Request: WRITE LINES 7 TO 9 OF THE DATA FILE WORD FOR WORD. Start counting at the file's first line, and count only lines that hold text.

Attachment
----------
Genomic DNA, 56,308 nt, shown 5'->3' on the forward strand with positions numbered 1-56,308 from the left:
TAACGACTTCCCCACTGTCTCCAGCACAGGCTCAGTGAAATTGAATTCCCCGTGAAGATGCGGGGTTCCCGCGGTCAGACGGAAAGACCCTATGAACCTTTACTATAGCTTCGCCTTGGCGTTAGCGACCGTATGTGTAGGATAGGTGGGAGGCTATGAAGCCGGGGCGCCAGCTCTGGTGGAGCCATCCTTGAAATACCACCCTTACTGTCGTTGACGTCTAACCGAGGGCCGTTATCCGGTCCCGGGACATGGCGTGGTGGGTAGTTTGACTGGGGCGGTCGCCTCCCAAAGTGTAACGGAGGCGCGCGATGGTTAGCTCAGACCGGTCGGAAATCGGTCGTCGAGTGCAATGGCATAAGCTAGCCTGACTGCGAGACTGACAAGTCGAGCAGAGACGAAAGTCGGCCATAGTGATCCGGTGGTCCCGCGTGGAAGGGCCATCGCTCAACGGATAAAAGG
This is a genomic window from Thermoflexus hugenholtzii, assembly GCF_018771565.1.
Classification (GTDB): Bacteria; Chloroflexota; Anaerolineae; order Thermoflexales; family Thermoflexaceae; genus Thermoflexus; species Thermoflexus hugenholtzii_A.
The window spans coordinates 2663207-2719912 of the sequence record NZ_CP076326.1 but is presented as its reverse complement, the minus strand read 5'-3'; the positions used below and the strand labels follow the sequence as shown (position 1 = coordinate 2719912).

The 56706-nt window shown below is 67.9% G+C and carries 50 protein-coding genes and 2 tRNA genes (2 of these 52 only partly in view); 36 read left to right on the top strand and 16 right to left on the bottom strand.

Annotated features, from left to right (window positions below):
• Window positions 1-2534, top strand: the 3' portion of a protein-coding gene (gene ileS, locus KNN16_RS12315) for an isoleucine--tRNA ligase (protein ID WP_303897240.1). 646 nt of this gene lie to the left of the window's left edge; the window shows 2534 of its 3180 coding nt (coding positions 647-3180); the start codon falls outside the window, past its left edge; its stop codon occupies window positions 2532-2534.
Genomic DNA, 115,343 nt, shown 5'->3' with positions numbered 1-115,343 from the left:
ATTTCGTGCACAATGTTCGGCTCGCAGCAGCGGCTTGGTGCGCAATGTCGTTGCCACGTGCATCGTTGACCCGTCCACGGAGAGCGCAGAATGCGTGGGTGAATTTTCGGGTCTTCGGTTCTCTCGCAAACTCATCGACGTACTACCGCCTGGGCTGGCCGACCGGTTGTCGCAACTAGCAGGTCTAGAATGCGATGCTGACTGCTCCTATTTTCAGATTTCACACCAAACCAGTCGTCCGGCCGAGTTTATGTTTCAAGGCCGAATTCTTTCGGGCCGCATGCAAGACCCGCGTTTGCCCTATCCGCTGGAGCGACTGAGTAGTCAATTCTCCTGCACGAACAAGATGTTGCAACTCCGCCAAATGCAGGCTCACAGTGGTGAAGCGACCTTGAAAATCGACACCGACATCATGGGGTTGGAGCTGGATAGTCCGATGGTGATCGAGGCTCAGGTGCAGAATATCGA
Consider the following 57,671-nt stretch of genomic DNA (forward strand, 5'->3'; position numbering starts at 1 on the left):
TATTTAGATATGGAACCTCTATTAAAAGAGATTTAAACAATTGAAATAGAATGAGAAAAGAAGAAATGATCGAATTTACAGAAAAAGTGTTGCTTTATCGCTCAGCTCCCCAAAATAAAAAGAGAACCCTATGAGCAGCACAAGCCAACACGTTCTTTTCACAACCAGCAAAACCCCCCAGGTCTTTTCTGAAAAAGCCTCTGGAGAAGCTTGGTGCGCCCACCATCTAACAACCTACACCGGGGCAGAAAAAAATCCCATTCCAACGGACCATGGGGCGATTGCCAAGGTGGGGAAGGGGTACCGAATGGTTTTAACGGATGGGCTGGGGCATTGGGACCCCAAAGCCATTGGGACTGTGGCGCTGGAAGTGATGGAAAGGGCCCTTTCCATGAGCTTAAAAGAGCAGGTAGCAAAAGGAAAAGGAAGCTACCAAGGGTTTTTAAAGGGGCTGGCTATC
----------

Annotated features, from left to right (window positions below):
• Window positions 1-2534, top strand: the 3' portion of a protein-coding gene (gene ileS, locus KNN16_RS12315) for an isoleucine--tRNA ligase (protein ID WP_303897240.1). 646 nt of this gene lie to the left of the window's left edge; the window shows 2534 of its 3180 coding nt (coding positions 647-3180); the start codon falls outside the window, past its left edge; its stop codon occupies window positions 2532-2534.
Genomic DNA, 115,343 nt, shown 5'->3' with positions numbered 1-115,343 from the left: